Daniel Louis Duncan, Trumpet

Daniel Louis Duncan, Trumpet

Thursday, April 14, 2016

Instinct Response part deux

I will address many instinct response issues ongoing.  Next, let's talk about multi-tasking.  It's a BIG asset for musicians.  Whether you are a natural or not there are things you can do to improve your abilities in this arena.
Assigning the task of rhythm solely (pun intended!) to the foot is vital for the trumpeter for two reasons.  Tapping your foot rhythmically and coordinatingyour release of the tongue together calms the instinct responses and allows the brain to focus better on other tasks.  What does that mean?  I'll do my best to explain because we will get into territory that is somewhat unexplainable to the sceptic because it is not tangible to the efact seeker.
Tap your foot to a consistent rhythm of about quarter equals 80.  Make sure you keep your heel locked to the floor and only move the first 1/4th to 1/2 of your upper foot.  The problem I find with most is the emphasis is too much on hanging the foot up in mid air too plong before coming down.  Think of delaying the movement of the foot up so you have to rush to get it down on time to the beat. This is "he be je be wise" a big deal!  You'll see me use that word a lot, so get used to it:-)  When you have a good grasp on this when you play, you will notice it has an impact on your focus of moving the air forward (every little thing makes a difference).
Now, once you feel you have mastered a good tap, take a deep breath and set up air compression.  What do I mean by that?  This is controversial stuff, so just please try it for a while and see if things help you.  I believe that the tongue acts like a valve releasing air much like an air compressor.  For an example, blow up a balloon to it's capacity, hold the opening closed, then release small amounts of air.  You should get a steady high pitched note.  stop, then release again.  Same note.  A compressor works the same way.  Fast moving air that is stopped and released once you hold down the valve.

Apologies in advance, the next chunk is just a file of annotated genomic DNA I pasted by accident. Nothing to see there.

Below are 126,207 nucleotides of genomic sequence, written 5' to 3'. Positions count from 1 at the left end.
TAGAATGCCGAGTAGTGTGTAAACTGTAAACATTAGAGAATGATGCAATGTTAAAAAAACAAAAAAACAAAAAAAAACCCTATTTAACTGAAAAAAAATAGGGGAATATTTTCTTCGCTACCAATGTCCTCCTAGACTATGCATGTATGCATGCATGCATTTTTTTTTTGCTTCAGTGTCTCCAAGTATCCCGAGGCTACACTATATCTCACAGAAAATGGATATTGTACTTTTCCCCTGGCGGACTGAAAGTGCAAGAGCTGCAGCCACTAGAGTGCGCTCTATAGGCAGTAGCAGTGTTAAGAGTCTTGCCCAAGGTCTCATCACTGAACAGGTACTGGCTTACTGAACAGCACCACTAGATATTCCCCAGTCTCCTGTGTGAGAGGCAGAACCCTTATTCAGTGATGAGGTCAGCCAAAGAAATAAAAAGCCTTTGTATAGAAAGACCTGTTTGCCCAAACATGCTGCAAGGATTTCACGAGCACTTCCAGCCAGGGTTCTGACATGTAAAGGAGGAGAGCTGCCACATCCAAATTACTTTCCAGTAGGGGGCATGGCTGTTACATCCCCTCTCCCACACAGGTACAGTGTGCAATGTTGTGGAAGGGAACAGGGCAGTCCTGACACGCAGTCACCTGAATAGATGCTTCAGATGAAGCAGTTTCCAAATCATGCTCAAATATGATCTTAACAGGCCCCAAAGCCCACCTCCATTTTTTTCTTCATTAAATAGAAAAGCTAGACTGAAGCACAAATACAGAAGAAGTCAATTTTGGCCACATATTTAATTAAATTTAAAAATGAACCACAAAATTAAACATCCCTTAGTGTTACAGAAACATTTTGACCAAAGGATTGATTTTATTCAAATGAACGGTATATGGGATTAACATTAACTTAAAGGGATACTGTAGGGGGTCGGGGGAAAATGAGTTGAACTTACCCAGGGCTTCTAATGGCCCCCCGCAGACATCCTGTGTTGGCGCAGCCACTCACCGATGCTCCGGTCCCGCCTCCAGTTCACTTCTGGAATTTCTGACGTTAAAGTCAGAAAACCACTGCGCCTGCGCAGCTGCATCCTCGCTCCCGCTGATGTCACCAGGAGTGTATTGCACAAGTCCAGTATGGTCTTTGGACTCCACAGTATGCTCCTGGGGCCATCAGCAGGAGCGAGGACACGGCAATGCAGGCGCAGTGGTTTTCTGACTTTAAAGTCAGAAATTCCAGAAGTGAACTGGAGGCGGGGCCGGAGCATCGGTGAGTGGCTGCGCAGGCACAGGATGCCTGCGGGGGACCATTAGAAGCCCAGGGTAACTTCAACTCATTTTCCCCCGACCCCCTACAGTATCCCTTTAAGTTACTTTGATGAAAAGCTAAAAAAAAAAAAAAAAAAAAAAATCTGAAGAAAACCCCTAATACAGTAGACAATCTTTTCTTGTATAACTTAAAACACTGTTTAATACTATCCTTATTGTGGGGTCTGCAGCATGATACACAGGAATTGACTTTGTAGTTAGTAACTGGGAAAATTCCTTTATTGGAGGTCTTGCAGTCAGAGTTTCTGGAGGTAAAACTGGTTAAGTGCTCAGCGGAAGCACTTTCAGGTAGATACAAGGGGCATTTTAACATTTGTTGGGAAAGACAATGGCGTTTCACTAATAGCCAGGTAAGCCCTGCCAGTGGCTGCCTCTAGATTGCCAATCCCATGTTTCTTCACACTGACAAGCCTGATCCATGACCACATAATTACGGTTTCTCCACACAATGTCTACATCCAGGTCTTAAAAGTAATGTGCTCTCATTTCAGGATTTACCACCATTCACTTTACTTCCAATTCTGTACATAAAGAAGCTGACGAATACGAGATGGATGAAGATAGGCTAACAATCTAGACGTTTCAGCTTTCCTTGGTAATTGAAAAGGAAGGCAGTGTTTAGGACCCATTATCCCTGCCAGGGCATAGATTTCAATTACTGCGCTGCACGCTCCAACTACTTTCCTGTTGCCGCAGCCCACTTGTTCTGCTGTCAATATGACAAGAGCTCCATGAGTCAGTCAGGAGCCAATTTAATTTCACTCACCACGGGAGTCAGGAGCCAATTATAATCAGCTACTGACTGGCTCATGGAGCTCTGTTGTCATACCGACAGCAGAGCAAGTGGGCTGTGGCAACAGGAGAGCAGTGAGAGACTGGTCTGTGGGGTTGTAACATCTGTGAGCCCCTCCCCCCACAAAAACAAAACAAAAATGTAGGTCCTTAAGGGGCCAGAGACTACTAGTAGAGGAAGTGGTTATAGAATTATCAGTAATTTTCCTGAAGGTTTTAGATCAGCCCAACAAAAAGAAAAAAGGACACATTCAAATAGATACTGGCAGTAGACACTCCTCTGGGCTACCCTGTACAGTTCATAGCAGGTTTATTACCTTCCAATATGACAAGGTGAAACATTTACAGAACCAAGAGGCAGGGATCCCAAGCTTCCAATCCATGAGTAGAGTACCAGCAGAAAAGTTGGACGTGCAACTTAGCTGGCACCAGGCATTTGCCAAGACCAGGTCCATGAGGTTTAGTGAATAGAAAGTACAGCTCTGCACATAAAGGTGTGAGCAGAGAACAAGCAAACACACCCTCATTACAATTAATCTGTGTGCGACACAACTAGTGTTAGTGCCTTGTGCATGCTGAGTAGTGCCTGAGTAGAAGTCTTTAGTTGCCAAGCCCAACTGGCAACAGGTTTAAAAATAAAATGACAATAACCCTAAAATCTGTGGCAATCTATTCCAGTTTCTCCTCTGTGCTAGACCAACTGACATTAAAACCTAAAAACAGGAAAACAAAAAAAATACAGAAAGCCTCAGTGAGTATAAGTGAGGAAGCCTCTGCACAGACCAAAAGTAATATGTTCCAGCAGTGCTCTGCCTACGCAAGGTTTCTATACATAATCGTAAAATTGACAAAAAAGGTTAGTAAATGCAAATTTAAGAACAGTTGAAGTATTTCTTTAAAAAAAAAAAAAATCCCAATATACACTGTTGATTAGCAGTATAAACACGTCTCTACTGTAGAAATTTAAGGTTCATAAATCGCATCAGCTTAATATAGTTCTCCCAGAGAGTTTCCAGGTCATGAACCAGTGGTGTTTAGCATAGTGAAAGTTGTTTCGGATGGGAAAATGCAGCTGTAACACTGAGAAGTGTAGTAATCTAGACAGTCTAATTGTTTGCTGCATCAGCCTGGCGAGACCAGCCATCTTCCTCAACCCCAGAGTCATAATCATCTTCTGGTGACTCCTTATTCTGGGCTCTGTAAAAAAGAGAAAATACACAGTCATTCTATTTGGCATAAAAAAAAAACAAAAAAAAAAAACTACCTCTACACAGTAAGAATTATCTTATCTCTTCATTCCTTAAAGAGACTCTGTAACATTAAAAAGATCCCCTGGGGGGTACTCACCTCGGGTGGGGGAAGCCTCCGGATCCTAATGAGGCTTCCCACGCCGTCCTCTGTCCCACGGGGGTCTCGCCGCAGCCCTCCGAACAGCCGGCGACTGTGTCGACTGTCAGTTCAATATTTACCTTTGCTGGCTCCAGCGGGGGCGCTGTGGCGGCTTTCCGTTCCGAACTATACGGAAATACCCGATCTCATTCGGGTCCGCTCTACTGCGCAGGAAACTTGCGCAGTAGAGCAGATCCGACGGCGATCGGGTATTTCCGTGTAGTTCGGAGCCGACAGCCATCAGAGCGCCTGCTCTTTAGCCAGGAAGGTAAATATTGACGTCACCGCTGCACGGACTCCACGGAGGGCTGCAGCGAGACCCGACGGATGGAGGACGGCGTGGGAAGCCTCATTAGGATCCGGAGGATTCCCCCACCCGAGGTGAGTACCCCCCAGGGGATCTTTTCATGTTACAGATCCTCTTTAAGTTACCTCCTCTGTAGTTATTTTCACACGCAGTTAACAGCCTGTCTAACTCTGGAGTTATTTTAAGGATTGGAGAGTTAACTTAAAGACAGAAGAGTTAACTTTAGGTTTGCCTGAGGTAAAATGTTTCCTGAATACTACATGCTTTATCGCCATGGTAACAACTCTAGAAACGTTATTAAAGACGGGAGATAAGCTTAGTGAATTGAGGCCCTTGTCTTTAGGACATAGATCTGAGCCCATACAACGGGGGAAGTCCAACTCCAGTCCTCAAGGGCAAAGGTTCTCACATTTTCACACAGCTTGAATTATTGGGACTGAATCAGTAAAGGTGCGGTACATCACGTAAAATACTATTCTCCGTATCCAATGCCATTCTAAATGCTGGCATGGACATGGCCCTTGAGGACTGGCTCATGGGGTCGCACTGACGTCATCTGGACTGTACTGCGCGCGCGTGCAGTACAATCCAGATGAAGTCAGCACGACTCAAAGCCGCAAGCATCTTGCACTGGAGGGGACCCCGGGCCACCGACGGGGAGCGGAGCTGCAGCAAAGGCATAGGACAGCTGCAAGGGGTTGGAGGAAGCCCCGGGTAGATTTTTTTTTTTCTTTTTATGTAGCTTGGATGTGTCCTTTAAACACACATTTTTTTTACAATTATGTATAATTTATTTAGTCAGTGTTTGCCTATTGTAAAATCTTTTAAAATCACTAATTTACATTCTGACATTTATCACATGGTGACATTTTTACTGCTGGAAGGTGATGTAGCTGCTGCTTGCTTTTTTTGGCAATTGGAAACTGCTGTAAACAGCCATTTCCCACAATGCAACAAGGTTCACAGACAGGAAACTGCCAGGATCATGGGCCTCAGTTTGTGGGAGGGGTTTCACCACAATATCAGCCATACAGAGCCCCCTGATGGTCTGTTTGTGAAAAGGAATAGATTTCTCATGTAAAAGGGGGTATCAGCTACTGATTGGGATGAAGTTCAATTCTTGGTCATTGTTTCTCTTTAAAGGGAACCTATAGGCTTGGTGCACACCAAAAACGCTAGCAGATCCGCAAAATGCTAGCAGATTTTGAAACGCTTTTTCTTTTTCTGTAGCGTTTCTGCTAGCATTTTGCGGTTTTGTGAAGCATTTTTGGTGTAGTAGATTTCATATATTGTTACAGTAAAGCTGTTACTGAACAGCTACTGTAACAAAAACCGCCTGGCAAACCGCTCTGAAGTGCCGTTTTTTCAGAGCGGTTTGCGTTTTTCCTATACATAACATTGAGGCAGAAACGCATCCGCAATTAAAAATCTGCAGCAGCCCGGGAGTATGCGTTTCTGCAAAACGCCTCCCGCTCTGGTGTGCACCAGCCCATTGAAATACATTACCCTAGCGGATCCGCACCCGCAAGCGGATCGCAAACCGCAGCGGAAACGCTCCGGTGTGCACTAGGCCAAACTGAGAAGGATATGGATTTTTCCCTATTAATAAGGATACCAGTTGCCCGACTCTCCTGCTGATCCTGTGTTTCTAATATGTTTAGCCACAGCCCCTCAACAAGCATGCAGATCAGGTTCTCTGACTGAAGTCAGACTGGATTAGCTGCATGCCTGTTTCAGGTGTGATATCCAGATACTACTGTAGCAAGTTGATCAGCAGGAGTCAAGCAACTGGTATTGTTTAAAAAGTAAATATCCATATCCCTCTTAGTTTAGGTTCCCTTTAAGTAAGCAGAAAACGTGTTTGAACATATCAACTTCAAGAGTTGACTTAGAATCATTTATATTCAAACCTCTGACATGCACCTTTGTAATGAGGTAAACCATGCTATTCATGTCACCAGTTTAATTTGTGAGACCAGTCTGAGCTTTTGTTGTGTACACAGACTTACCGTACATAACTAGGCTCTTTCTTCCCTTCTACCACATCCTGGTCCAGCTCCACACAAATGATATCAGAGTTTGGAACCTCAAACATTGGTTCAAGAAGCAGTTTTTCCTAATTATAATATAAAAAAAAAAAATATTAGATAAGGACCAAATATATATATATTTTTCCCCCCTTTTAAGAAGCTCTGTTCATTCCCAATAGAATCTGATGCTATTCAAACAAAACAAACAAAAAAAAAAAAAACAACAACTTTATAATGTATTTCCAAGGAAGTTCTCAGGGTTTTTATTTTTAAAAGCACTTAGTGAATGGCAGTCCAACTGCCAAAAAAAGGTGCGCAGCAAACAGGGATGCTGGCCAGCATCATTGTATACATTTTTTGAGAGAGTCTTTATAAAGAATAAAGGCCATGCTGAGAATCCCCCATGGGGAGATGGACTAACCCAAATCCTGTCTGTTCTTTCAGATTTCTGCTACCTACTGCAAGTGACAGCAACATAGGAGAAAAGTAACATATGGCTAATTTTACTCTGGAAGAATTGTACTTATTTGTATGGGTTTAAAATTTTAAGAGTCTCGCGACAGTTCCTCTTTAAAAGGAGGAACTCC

Now, with the trumpet and your new mastery of foot tapping, count 4 beats inhaling deeply and fast on beats 2 and 3 using an "Oh" syllable (it may be a lot more air intake than your used to).  On beat 4 you will set up your compression with the tongue forward acting like a gate with the tip forward thinking of pronouncing the letter D (this should put the tongue in the right position).  Now comes the dicey part!  The right compression comes from a balance of the tongue pressing against the bottom back of the top teeth, not pushing too hard with the volume of air you just inhaled, and keeping the throat relaxed.
The foot and the tongue should acted to total solidarity at this point starting and ending (yes ending) together.  Once you have release the fast moving air with the tongue moving back only enough to let air through.  This is VITAL because our tongue naturally lies back too far for proper air control.  Then make sure the middle of the tongue drops down tip staying as forward as possible.  Say the word "dHOT" over and over again.  If the air pressure stays fast you should notice the pitch from beginning to end is consistent.  I would suggest trying this just on middle g starting with half notes, then quarters, then eighths.  While this is extremely difficult to verbalize on paper I hope this will give you some idea of how the air and tongue can work together to give you dramatic results.
More later.....

I use Richard Shuebruk Graded Lip and Tongue Trainers for Brass Instruments published by Carl Fischer "Tongue Training Grade 1" page 2 and 3 for working on this method.  If you read the top paragraph on page 2 he explains the same process as "like spitting a seed from the tip of the tongue".

Find Parts I,  III,  and IV  of this topic by tapping on the number.
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